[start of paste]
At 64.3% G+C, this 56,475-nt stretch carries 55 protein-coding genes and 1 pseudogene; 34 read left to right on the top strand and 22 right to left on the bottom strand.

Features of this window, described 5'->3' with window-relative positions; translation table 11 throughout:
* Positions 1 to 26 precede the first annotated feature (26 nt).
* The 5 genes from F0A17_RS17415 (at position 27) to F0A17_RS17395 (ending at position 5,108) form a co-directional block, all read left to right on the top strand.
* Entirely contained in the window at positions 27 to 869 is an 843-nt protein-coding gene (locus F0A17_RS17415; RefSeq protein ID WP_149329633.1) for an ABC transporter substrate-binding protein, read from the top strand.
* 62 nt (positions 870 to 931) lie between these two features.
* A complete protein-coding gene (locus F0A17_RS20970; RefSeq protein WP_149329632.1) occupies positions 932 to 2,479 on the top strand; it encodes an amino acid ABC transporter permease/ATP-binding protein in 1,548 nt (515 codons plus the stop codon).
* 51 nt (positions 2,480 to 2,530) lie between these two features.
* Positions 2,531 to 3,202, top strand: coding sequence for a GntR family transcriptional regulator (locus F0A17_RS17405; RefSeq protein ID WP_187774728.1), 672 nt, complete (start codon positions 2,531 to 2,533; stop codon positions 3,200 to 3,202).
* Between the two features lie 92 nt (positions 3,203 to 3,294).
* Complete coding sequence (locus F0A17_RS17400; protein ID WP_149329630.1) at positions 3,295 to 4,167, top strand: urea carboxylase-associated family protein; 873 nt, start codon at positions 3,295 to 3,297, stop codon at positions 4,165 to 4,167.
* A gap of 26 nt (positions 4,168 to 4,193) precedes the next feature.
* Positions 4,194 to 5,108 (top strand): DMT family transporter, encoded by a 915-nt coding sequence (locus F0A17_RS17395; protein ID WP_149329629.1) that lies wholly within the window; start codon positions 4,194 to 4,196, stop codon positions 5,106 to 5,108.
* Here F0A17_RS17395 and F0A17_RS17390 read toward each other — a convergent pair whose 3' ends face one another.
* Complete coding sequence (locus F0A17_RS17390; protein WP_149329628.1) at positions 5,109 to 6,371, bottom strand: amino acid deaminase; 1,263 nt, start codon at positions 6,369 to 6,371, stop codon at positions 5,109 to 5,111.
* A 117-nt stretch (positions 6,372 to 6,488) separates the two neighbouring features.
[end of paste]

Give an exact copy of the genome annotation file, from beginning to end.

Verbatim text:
At 64.3% G+C, this 56,475-nt stretch carries 55 protein-coding genes and 1 pseudogene; 34 read left to right on the top strand and 22 right to left on the bottom strand.

Features of this window, described 5'->3' with window-relative positions; translation table 11 throughout:
* Positions 1 to 26 precede the first annotated feature (26 nt).
* The 5 genes from F0A17_RS17415 (at position 27) to F0A17_RS17395 (ending at position 5,108) form a co-directional block, all read left to right on the top strand.
* Entirely contained in the window at positions 27 to 869 is an 843-nt protein-coding gene (locus F0A17_RS17415; RefSeq protein ID WP_149329633.1) for an ABC transporter substrate-binding protein, read from the top strand.
* 62 nt (positions 870 to 931) lie between these two features.
* A complete protein-coding gene (locus F0A17_RS20970; RefSeq protein WP_149329632.1) occupies positions 932 to 2,479 on the top strand; it encodes an amino acid ABC transporter permease/ATP-binding protein in 1,548 nt (515 codons plus the stop codon).
* 51 nt (positions 2,480 to 2,530) lie between these two features.
* Positions 2,531 to 3,202, top strand: coding sequence for a GntR family transcriptional regulator (locus F0A17_RS17405; RefSeq protein ID WP_187774728.1), 672 nt, complete (start codon positions 2,531 to 2,533; stop codon positions 3,200 to 3,202).
* Between the two features lie 92 nt (positions 3,203 to 3,294).
* Complete coding sequence (locus F0A17_RS17400; protein ID WP_149329630.1) at positions 3,295 to 4,167, top strand: urea carboxylase-associated family protein; 873 nt, start codon at positions 3,295 to 3,297, stop codon at positions 4,165 to 4,167.
* A gap of 26 nt (positions 4,168 to 4,193) precedes the next feature.
* Positions 4,194 to 5,108 (top strand): DMT family transporter, encoded by a 915-nt coding sequence (locus F0A17_RS17395; protein ID WP_149329629.1) that lies wholly within the window; start codon positions 4,194 to 4,196, stop codon positions 5,106 to 5,108.
* Here F0A17_RS17395 and F0A17_RS17390 read toward each other — a convergent pair whose 3' ends face one another.
* Complete coding sequence (locus F0A17_RS17390; protein WP_149329628.1) at positions 5,109 to 6,371, bottom strand: amino acid deaminase; 1,263 nt, start codon at positions 6,369 to 6,371, stop codon at positions 5,109 to 5,111.
* A 117-nt stretch (positions 6,372 to 6,488) separates the two neighbouring features.